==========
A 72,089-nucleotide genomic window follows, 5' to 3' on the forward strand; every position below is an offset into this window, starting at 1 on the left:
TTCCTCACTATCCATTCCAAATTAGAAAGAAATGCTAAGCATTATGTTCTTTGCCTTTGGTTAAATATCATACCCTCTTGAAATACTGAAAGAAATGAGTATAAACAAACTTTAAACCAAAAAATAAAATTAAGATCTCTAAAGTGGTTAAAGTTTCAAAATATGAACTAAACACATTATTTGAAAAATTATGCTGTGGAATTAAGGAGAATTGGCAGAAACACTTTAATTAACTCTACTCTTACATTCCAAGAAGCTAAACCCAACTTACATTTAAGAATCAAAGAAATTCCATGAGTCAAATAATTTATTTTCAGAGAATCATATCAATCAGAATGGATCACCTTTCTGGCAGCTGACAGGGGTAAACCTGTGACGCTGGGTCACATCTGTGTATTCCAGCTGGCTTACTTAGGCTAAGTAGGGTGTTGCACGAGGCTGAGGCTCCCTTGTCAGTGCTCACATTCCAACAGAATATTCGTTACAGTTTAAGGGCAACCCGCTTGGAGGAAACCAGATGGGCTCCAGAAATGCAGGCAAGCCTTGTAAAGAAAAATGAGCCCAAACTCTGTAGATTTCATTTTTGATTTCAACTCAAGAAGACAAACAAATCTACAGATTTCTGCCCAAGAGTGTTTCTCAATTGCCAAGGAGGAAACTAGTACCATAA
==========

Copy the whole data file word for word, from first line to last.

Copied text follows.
A 72,089-nucleotide genomic window follows, 5' to 3' on the forward strand; every position below is an offset into this window, starting at 1 on the left:
TTCCTCACTATCCATTCCAAATTAGAAAGAAATGCTAAGCATTATGTTCTTTGCCTTTGGTTAAATATCATACCCTCTTGAAATACTGAAAGAAATGAGTATAAACAAACTTTAAACCAAAAAATAAAATTAAGATCTCTAAAGTGGTTAAAGTTTCAAAATATGAACTAAACACATTATTTGAAAAATTATGCTGTGGAATTAAGGAGAATTGGCAGAAACACTTTAATTAACTCTACTCTTACATTCCAAGAAGCTAAACCCAACTTACATTTAAGAATCAAAGAAATTCCATGAGTCAAATAATTTATTTTCAGAGAATCATATCAATCAGAATGGATCACCTTTCTGGCAGCTGACAGGGGTAAACCTGTGACGCTGGGTCACATCTGTGTATTCCAGCTGGCTTACTTAGGCTAAGTAGGGTGTTGCACGAGGCTGAGGCTCCCTTGTCAGTGCTCACATTCCAACAGAATATTCGTTACAGTTTAAGGGCAACCCGCTTGGAGGAAACCAGATGGGCTCCAGAAATGCAGGCAAGCCTTGTAAAGAAAAATGAGCCCAAACTCTGTAGATTTCATTTTTGATTTCAACTCAAGAAGACAAACAAATCTACAGATTTCTGCCCAAGAGTGTTTCTCAATTGCCAAGGAGGAAACTAGTACCATAA